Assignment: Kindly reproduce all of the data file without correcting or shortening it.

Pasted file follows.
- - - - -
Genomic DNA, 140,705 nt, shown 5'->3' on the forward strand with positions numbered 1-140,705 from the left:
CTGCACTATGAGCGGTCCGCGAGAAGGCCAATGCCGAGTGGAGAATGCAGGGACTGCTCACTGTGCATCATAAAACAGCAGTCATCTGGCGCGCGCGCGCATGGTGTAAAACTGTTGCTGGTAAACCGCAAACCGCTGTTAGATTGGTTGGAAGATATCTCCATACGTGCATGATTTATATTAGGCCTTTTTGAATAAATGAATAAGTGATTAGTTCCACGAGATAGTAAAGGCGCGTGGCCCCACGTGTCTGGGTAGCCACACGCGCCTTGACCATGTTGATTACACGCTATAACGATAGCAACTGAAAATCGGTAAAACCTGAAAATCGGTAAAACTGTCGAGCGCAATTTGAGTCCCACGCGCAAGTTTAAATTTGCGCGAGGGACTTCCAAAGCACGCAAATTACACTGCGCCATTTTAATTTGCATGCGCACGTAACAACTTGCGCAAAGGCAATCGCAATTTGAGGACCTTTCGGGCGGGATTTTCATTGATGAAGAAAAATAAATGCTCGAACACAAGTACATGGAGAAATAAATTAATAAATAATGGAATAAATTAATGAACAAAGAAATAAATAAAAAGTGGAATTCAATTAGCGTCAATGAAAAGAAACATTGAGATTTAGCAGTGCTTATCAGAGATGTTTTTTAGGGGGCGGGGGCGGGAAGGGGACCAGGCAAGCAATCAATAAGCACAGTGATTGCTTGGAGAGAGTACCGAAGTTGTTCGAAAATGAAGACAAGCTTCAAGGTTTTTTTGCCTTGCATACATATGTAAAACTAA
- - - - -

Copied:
Genomic DNA, 140,705 nt, shown 5'->3' on the forward strand with positions numbered 1-140,705 from the left:
CTGCACTATGAGCGGTCCGCGAGAAGGCCAATGCCGAGTGGAGAATGCAGGGACTGCTCACTGTGCATCATAAAACAGCAGTCATCTGGCGCGCGCGCGCATGGTGTAAAACTGTTGCTGGTAAACCGCAAACCGCTGTTAGATTGGTTGGAAGATATCTCCATACGTGCATGATTTATATTAGGCCTTTTTGAATAAATGAATAAGTGATTAGTTCCACGAGATAGTAAAGGCGCGTGGCCCCACGTGTCTGGGTAGCCACACGCGCCTTGACCATGTTGATTACACGCTATAACGATAGCAACTGAAAATCGGTAAAACCTGAAAATCGGTAAAACTGTCGAGCGCAATTTGAGTCCCACGCGCAAGTTTAAATTTGCGCGAGGGACTTCCAAAGCACGCAAATTACACTGCGCCATTTTAATTTGCATGCGCACGTAACAACTTGCGCAAAGGCAATCGCAATTTGAGGACCTTTCGGGCGGGATTTTCATTGATGAAGAAAAATAAATGCTCGAACACAAGTACATGGAGAAATAAATTAATAAATAATGGAATAAATTAATGAACAAAGAAATAAATAAAAAGTGGAATTCAATTAGCGTCAATGAAAAGAAACATTGAGATTTAGCAGTGCTTATCAGAGATGTTTTTTAGGGGGCGGGGGCGGGAAGGGGACCAGGCAAGCAATCAATAAGCACAGTGATTGCTTGGAGAGAGTACCGAAGTTGTTCGAAAATGAAGACAAGCTTCAAGGTTTTTTTGCCTTGCATACATATGTAAAACTAA